When one is heading for divorce; they need to find answers about spousal support. In most marriages, you will find one partner being financially stable than the other. For instance, one partner may have a well-paying job while the other one may be staying at home taking care of the children. The source of wealth could be from a family or from wealthy relatives. It is a common thing to find the less earning spouse asking the court during a divorce case to order the higher earning spouse to pay the other monthly support. The essence of this article is to discuss whether one can waive their right to spousal support in Washington state.
Unlike in other states, in Washington, spouses are required to split the marital estate fairly between every partner. By marital property we mean assets that includes all income earned by a husband or wife during the marriage, all property acquired with a spouse’s income during the marriage, and any property acquired with joint or marital funds during the marriage.
Also, during a divorce case, the judge may order one spouse to pay the other spousal maintenance. Spousal maintenance, also known as alimony can be likened to child maintenance support payments, however, in this case, they are meant to a spouse and not a child. Unlike child support, the parties to a marriage can agree to give up their right to receive spousal maintenance payments.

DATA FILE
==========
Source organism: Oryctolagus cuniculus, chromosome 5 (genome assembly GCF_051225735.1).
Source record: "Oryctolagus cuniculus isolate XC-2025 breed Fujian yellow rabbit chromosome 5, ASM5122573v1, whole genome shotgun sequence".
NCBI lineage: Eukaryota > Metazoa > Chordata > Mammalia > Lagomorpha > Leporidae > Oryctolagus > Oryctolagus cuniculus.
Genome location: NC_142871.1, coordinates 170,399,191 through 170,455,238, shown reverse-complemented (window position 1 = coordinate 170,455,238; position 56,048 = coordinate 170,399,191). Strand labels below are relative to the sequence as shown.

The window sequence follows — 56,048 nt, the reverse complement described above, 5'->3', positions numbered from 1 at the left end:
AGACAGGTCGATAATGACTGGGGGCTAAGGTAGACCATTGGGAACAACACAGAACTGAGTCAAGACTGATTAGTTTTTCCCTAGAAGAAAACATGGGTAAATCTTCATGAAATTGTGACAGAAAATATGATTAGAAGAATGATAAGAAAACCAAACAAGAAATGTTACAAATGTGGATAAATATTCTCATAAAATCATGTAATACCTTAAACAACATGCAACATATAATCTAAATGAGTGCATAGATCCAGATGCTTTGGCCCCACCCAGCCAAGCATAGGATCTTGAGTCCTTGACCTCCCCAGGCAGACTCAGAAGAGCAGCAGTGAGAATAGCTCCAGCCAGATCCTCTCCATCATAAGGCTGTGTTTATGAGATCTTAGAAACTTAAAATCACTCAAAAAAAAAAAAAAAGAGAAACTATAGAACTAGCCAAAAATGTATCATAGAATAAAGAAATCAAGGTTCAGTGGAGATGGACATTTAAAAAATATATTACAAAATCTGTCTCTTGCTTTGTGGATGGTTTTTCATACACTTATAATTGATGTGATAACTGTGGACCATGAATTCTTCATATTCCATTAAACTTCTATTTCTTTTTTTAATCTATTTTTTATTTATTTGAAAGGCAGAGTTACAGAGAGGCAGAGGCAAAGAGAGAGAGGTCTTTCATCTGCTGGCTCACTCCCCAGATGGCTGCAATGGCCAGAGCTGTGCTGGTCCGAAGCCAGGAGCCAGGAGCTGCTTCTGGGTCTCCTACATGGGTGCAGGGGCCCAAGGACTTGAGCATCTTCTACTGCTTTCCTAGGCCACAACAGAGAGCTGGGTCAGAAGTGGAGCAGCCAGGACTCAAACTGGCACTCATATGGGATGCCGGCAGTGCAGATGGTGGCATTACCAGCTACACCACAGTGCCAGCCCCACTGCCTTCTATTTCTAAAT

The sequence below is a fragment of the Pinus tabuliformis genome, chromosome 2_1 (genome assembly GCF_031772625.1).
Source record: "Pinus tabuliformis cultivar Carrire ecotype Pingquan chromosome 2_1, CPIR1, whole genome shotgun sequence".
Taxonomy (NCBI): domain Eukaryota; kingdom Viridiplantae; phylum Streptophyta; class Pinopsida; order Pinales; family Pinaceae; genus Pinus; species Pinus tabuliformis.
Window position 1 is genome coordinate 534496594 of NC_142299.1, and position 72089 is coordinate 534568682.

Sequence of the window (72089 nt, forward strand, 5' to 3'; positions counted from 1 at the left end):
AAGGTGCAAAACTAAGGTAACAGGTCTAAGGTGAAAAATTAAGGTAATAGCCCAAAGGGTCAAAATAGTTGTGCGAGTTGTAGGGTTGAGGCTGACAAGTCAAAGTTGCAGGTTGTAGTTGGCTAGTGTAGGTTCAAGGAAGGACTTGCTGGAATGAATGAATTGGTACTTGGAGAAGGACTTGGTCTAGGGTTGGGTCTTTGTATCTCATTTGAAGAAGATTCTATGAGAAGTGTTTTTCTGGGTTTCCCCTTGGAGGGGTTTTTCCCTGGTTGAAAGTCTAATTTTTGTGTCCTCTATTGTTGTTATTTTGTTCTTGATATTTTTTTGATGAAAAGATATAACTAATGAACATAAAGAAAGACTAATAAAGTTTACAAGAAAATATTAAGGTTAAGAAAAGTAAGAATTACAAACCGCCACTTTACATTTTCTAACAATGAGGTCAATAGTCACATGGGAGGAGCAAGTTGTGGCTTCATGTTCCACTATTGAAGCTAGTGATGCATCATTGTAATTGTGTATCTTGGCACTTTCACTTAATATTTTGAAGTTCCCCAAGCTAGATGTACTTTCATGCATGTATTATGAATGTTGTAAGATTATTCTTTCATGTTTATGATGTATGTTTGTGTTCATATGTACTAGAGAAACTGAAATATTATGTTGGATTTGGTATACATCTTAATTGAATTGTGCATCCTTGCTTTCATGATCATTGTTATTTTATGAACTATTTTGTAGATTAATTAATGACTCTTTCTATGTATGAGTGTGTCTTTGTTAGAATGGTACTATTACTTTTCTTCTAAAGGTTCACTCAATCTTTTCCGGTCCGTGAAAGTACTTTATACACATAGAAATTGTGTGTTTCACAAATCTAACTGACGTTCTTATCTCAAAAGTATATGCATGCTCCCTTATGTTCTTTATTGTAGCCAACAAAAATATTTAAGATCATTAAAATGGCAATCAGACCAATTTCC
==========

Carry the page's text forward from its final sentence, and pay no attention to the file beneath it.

First and foremost, spouses can create pre and post-nuptial agreements as such agreements can go a long way in waiving the spousal support. The agreements are vital since they outline what each spouse is entitled to in the event that the marriage should end. During divorce cases, the courts will allow a spouse to waive his or her right to support so long as the waiver is made knowingly, willingly, and without duress or intimidation. For the court to approve the waiver, it needs to made in writing, and must be signed by both parties. For the waiver to be valid, you also need to have a lawyer who will explain the agreement to the person signing up his or her rights, and the waiver should include a listing of each of the parties’ assets, debts, and income.
Both spouses need to see the waiver to be fair to both of them for it to be passed. The beauty about solving the spousal support cases in a court of law is that the court will not allow a person to be left with nothing.